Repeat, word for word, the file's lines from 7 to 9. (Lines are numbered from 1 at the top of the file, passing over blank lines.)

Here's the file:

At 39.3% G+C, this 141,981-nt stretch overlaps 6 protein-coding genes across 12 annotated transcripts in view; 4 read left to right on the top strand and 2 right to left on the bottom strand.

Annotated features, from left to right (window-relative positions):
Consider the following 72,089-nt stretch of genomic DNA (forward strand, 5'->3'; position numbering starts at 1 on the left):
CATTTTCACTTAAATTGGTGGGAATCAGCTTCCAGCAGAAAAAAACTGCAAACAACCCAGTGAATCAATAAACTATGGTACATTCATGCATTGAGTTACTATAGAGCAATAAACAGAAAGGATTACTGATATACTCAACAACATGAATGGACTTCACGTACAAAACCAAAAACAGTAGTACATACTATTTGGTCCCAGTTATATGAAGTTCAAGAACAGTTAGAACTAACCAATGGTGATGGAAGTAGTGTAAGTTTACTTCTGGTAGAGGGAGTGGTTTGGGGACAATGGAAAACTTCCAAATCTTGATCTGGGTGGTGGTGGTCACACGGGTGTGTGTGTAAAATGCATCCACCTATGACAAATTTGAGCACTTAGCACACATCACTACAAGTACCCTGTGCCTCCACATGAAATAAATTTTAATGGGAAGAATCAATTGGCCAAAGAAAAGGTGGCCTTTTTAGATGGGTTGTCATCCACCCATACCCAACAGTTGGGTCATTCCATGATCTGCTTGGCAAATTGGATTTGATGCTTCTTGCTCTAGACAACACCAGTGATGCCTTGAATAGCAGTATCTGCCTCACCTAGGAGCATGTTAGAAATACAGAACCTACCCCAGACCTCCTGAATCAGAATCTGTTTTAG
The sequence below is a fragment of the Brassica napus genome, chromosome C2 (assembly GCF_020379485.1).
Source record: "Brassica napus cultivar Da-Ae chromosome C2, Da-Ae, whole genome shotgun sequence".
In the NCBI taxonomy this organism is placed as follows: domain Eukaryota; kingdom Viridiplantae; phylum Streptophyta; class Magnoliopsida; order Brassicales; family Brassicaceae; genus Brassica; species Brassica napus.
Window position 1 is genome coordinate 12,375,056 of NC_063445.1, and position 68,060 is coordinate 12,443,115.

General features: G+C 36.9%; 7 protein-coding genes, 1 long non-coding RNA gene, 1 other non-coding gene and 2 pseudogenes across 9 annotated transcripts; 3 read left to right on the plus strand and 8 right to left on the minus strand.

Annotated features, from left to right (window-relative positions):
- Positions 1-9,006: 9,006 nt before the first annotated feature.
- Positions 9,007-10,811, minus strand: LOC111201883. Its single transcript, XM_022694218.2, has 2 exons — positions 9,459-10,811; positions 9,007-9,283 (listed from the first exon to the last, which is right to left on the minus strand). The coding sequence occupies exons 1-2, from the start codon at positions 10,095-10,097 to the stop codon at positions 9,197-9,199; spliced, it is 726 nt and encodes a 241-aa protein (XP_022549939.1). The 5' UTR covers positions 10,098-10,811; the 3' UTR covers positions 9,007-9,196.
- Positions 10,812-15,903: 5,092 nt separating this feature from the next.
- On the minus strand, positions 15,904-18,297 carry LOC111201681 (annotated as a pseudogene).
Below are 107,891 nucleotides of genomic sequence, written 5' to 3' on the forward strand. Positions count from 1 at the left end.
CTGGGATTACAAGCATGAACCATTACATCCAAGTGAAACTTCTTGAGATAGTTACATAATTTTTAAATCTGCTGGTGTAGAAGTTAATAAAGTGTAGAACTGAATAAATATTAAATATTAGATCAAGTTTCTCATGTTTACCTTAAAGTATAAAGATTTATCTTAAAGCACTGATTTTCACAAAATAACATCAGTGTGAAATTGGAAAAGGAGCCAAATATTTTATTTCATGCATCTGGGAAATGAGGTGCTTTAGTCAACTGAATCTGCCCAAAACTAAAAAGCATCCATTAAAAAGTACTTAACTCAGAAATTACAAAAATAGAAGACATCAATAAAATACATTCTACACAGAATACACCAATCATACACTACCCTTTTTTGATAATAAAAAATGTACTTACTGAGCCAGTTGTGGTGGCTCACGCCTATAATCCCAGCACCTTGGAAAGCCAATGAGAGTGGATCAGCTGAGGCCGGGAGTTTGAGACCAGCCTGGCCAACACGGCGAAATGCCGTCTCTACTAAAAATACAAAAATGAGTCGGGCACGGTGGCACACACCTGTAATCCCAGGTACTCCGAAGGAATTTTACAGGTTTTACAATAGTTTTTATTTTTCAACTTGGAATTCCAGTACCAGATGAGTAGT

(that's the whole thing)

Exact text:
In the NCBI taxonomy this organism is placed as follows: domain Eukaryota; kingdom Viridiplantae; phylum Streptophyta; class Magnoliopsida; order Brassicales; family Brassicaceae; genus Brassica; species Brassica napus.
Window position 1 is genome coordinate 12,375,056 of NC_063445.1, and position 68,060 is coordinate 12,443,115.

General features: G+C 36.9%; 7 protein-coding genes, 1 long non-coding RNA gene, 1 other non-coding gene and 2 pseudogenes across 9 annotated transcripts; 3 read left to right on the plus strand and 8 right to left on the minus strand.